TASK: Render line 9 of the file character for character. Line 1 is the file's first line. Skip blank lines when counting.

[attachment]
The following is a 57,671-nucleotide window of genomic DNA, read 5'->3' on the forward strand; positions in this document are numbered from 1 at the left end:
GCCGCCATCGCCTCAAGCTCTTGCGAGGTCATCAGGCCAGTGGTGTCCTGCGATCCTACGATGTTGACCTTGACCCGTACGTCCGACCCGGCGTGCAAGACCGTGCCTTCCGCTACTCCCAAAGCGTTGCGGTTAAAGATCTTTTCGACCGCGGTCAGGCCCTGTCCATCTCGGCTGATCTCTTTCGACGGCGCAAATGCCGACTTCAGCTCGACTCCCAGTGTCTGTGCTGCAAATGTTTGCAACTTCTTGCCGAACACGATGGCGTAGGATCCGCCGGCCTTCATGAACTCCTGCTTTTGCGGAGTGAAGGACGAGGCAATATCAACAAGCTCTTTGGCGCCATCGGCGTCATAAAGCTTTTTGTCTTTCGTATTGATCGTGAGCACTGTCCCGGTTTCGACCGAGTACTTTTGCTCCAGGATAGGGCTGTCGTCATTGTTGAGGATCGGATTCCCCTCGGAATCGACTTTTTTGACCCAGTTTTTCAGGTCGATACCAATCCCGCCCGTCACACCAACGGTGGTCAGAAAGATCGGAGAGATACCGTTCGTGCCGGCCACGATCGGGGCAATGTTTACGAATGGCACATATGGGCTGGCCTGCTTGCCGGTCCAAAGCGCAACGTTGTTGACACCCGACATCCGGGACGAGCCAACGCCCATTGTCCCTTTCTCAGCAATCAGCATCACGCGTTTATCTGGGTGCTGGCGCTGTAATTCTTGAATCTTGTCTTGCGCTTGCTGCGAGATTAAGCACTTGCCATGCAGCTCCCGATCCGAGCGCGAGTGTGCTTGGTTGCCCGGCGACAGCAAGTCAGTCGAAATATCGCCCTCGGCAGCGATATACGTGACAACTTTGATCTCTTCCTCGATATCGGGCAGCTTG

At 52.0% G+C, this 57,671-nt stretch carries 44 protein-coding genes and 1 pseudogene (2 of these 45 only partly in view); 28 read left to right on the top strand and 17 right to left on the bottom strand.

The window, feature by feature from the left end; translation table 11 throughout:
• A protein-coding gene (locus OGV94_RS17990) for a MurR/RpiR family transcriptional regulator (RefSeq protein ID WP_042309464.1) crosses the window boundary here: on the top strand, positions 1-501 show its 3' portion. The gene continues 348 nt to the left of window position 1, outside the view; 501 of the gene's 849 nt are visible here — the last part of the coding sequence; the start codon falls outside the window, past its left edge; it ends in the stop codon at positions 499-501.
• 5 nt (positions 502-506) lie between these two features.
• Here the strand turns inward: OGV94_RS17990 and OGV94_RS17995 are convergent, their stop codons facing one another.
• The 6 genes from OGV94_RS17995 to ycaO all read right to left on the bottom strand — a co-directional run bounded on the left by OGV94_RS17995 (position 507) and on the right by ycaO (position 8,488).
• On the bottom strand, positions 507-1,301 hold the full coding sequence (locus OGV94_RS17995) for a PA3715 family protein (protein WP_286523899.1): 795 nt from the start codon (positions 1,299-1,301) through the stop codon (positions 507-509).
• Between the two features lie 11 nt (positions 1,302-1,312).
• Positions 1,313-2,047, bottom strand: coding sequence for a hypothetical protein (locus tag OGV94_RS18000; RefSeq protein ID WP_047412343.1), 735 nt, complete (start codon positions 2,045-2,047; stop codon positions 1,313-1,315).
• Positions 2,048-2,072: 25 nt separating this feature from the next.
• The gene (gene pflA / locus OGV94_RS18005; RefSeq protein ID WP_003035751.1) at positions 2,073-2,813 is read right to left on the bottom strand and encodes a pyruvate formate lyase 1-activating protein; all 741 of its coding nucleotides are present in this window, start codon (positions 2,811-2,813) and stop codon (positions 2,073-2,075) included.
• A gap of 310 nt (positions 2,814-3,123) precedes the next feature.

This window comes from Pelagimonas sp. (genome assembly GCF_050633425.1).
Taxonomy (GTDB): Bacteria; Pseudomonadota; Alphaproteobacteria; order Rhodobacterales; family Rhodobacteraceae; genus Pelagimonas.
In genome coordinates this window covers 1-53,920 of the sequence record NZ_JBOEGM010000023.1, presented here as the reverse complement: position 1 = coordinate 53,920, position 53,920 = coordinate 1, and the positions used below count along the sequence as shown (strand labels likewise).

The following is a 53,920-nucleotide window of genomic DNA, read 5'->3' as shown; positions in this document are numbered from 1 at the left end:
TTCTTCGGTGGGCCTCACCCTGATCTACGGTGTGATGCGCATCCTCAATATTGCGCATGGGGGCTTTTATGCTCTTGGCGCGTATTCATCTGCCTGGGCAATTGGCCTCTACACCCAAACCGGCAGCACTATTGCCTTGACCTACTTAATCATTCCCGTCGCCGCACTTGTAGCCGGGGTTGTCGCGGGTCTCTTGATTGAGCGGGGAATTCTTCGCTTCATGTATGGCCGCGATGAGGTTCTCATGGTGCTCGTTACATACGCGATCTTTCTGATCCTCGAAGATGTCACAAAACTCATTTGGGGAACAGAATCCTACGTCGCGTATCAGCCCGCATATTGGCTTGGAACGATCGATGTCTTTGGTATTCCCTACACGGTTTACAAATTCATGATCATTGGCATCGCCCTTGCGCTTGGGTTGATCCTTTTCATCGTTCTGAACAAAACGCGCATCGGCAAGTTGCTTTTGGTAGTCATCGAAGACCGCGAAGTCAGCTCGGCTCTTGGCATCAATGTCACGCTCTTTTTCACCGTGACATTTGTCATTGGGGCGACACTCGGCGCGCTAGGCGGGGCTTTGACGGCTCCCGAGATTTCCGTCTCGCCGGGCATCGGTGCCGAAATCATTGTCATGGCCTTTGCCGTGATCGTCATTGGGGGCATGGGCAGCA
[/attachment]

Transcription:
• On the bottom strand, positions 507-1,301 hold the full coding sequence (locus OGV94_RS17995) for a PA3715 family protein (protein WP_286523899.1): 795 nt from the start codon (positions 1,299-1,301) through the stop codon (positions 507-509).